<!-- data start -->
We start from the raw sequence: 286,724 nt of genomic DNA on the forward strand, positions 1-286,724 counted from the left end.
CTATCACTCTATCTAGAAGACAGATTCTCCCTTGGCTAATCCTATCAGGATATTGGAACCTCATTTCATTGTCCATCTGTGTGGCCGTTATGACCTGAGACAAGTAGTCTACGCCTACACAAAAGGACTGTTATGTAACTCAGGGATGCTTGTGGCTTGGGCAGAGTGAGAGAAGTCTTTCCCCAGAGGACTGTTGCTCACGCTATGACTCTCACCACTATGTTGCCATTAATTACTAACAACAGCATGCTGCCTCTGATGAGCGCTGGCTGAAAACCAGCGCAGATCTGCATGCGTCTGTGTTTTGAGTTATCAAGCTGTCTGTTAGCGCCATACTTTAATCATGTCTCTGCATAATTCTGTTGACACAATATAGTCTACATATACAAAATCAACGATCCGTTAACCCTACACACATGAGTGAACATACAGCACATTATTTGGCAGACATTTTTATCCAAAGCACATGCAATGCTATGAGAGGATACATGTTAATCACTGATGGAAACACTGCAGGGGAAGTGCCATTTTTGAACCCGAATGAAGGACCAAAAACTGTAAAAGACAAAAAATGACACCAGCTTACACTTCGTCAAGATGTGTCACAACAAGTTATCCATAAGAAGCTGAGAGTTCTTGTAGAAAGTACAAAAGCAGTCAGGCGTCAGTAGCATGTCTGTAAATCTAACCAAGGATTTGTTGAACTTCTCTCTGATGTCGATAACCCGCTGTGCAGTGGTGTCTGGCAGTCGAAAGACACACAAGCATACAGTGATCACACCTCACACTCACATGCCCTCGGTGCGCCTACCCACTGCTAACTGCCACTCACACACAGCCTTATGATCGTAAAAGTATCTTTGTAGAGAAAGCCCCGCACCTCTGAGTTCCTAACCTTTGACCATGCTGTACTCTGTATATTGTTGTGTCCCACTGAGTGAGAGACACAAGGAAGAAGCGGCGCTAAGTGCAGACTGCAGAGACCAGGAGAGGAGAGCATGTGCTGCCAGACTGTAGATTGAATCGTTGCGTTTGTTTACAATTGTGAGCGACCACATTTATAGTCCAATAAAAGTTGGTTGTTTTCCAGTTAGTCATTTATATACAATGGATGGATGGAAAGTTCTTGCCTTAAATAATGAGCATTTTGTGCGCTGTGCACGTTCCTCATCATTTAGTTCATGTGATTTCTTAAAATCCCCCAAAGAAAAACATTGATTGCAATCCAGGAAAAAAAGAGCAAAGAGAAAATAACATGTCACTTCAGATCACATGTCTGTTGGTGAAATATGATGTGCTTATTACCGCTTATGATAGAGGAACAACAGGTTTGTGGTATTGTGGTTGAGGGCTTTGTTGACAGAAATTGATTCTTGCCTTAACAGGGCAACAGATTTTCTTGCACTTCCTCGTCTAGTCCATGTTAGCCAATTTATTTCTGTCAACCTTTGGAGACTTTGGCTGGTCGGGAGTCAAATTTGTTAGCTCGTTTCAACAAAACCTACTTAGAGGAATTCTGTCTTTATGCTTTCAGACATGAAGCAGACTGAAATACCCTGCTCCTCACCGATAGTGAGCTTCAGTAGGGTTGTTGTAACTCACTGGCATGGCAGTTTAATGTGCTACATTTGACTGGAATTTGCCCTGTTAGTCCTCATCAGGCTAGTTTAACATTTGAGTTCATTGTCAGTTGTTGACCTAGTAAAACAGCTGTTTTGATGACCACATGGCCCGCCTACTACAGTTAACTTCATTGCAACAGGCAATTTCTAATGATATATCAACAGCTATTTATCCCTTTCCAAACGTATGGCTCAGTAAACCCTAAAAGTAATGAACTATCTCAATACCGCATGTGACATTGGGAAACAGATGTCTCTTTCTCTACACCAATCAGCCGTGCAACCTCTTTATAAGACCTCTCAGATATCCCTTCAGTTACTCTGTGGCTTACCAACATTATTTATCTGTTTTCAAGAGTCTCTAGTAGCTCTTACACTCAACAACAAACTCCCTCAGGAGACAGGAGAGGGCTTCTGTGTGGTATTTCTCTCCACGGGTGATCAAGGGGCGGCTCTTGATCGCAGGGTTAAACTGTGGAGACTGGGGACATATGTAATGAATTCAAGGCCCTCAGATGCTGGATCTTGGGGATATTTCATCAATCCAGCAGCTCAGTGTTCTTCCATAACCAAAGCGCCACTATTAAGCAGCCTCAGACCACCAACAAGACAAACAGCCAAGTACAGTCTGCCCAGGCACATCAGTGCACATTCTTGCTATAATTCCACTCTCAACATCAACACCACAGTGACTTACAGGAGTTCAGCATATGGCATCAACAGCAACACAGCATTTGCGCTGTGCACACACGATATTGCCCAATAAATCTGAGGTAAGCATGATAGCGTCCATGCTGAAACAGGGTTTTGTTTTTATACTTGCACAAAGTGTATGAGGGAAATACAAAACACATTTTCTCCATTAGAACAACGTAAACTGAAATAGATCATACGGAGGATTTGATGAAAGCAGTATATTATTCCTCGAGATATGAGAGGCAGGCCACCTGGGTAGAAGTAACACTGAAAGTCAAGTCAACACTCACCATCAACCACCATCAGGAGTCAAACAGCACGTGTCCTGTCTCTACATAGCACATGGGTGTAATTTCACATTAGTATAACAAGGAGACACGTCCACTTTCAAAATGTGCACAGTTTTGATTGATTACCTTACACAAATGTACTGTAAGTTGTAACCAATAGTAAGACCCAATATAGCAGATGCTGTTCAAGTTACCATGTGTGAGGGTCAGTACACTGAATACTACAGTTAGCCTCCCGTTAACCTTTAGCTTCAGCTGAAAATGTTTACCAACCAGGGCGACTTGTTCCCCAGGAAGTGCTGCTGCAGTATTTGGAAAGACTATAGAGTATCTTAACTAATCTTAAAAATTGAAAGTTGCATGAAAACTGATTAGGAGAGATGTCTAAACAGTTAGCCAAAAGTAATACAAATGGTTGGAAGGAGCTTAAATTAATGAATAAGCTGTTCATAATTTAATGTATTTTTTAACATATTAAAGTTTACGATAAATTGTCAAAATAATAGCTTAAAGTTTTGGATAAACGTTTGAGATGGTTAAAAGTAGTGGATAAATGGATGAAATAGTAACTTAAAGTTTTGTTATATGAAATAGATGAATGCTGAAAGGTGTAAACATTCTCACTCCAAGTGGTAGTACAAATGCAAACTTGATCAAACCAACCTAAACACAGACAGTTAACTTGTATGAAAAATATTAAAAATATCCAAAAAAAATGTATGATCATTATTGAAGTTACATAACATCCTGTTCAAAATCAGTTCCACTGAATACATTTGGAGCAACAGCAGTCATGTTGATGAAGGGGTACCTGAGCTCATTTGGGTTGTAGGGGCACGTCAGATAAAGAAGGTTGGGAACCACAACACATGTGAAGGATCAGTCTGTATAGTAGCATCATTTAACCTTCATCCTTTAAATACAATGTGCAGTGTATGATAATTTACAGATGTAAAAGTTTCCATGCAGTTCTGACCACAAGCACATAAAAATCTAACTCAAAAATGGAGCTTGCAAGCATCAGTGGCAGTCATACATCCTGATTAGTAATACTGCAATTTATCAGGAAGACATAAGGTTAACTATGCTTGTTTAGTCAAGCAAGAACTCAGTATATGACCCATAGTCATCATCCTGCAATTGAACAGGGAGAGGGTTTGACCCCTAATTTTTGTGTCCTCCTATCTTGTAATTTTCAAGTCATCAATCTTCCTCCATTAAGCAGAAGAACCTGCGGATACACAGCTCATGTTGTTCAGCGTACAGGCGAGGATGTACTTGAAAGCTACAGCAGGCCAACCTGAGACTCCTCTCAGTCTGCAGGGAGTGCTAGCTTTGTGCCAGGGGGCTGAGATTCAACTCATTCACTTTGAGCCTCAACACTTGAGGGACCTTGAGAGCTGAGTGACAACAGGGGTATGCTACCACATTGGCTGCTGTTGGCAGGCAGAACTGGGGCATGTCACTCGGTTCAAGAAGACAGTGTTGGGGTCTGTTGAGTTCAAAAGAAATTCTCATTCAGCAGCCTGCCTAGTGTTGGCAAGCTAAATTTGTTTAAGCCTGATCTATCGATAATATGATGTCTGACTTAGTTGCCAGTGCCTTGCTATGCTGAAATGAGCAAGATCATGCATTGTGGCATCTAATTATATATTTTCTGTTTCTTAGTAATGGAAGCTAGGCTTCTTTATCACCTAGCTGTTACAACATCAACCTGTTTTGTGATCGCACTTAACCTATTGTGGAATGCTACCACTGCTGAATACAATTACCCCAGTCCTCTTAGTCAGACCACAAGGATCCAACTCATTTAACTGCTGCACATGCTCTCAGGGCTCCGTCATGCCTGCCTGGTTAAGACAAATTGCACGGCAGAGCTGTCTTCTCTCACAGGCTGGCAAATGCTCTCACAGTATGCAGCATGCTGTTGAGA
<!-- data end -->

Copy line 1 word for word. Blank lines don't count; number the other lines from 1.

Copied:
We start from the raw sequence: 286,724 nt of genomic DNA on the forward strand, positions 1-286,724 counted from the left end.